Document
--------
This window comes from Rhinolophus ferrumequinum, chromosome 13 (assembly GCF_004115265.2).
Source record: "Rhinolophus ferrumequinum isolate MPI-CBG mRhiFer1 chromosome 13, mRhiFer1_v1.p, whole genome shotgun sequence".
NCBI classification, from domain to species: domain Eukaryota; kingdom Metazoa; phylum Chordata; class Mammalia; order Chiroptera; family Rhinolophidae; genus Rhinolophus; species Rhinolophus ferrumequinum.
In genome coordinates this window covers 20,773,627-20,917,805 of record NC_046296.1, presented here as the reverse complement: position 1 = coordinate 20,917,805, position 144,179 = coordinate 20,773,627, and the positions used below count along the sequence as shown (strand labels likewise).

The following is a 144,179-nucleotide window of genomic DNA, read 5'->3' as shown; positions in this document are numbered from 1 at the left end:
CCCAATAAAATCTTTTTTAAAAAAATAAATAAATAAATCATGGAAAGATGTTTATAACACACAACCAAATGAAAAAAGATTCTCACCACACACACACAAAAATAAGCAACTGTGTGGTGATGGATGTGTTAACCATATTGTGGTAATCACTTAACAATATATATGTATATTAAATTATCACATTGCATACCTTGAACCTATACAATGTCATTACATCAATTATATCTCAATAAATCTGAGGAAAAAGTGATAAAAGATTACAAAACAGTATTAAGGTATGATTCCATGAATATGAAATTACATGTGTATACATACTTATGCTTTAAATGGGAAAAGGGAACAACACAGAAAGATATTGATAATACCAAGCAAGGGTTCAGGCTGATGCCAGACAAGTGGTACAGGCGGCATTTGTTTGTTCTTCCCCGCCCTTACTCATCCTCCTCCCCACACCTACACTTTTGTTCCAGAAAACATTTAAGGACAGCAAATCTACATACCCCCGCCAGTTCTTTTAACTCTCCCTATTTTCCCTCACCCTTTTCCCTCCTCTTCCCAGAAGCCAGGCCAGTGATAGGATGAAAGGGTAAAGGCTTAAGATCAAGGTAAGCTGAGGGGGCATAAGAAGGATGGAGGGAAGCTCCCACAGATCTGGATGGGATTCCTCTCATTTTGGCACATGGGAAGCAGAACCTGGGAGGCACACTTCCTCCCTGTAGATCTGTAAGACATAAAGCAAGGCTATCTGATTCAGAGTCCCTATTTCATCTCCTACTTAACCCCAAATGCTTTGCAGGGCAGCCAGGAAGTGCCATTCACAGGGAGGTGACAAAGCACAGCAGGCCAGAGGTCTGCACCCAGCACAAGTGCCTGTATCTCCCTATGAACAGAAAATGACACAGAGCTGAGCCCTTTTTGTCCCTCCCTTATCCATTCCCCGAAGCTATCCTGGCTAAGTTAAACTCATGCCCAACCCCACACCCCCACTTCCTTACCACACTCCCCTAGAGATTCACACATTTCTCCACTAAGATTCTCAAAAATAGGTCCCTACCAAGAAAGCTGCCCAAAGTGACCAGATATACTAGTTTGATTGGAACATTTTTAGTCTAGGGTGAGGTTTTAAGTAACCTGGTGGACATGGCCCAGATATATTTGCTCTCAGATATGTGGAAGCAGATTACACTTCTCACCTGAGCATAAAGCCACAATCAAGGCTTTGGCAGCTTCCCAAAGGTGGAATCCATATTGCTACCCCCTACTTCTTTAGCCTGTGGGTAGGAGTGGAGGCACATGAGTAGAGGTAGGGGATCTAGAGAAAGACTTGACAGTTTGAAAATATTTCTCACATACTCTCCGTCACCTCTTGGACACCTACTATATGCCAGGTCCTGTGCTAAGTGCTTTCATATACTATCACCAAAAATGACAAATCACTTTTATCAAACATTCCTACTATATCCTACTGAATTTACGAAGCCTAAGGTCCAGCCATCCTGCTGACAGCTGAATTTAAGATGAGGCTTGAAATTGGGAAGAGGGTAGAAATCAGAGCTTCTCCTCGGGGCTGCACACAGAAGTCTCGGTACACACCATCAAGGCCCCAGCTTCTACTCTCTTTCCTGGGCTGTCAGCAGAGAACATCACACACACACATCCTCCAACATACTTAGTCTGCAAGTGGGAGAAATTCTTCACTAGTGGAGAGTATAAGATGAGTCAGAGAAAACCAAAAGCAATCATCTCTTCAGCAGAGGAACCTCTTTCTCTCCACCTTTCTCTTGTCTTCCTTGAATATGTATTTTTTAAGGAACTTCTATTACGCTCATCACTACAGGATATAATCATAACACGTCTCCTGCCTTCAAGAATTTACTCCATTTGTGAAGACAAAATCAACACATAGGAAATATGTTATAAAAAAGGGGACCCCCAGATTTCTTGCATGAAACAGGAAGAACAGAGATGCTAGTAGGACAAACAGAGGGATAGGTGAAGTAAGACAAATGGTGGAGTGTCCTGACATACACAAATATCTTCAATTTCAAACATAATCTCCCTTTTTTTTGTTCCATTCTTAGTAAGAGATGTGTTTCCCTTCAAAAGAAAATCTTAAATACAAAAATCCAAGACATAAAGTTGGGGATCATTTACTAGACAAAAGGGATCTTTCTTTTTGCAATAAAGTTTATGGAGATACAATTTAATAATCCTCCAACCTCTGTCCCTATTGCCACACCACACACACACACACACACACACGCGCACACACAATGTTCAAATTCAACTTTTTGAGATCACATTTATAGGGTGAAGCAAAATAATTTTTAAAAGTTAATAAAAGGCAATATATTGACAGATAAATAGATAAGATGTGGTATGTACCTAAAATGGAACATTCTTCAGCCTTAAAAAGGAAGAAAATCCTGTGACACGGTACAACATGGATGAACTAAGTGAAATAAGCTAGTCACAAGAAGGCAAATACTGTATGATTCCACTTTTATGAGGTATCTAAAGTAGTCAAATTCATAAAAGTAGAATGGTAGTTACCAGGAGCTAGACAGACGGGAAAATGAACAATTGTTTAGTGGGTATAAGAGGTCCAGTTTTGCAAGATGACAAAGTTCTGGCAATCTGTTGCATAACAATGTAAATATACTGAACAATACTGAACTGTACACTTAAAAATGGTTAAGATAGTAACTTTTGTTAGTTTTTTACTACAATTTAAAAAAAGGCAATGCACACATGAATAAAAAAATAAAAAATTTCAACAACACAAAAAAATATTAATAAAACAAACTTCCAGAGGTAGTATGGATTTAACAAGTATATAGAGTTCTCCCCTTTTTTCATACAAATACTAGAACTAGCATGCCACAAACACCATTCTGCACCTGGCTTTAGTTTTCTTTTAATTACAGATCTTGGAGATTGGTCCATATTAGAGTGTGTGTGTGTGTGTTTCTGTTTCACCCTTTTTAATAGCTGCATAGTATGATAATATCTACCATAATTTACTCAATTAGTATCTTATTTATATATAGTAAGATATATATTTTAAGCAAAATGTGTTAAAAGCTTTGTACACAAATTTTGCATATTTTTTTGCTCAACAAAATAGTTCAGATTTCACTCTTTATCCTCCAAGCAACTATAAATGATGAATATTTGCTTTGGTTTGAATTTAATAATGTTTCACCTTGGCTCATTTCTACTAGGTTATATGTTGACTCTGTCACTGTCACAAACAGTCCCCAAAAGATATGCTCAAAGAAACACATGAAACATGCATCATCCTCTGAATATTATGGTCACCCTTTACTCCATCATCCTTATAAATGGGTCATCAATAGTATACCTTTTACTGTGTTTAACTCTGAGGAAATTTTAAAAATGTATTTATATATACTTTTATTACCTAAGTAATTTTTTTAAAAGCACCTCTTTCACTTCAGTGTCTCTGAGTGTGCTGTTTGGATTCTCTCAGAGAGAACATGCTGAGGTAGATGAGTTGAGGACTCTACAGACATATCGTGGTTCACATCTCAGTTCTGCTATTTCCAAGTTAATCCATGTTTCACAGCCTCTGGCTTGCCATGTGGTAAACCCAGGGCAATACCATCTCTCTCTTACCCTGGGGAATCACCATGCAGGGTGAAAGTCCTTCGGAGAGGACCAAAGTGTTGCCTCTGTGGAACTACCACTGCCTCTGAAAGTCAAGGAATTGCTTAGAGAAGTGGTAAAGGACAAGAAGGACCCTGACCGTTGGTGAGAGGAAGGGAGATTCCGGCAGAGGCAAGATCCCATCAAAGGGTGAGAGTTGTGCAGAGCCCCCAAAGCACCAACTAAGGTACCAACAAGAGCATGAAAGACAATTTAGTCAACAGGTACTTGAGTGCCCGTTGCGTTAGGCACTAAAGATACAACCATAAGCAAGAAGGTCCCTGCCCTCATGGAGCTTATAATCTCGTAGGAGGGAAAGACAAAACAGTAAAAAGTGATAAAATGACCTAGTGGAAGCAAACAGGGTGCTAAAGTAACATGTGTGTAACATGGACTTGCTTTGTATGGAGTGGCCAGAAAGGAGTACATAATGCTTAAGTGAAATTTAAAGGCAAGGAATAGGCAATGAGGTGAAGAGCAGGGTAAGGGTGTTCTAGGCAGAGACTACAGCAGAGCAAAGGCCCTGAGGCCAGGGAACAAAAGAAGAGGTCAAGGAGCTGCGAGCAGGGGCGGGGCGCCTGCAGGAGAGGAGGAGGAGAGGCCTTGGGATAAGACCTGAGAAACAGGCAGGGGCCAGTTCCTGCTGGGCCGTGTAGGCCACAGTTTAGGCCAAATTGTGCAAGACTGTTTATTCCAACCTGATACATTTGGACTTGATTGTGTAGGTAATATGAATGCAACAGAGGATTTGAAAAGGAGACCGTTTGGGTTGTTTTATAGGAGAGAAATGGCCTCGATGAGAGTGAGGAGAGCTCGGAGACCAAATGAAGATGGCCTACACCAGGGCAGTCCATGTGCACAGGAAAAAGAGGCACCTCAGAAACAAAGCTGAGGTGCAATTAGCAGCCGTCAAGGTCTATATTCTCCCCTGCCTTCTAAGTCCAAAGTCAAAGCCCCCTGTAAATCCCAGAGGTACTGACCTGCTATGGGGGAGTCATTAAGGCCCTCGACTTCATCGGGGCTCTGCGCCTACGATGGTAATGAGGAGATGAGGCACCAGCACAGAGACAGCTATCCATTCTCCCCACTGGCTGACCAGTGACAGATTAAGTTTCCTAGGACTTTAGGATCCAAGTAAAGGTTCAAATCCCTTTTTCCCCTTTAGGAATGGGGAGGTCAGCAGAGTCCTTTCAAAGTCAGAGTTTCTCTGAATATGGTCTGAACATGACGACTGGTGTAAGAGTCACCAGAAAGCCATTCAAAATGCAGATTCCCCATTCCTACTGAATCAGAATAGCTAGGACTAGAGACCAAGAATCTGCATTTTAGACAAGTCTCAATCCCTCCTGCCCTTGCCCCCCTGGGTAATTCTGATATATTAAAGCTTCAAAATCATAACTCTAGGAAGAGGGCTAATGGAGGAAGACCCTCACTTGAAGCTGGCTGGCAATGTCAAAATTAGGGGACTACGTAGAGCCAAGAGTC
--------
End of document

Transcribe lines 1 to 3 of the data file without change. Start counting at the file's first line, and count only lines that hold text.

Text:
This window comes from Rhinolophus ferrumequinum, chromosome 13 (assembly GCF_004115265.2).
Source record: "Rhinolophus ferrumequinum isolate MPI-CBG mRhiFer1 chromosome 13, mRhiFer1_v1.p, whole genome shotgun sequence".
NCBI classification, from domain to species: domain Eukaryota; kingdom Metazoa; phylum Chordata; class Mammalia; order Chiroptera; family Rhinolophidae; genus Rhinolophus; species Rhinolophus ferrumequinum.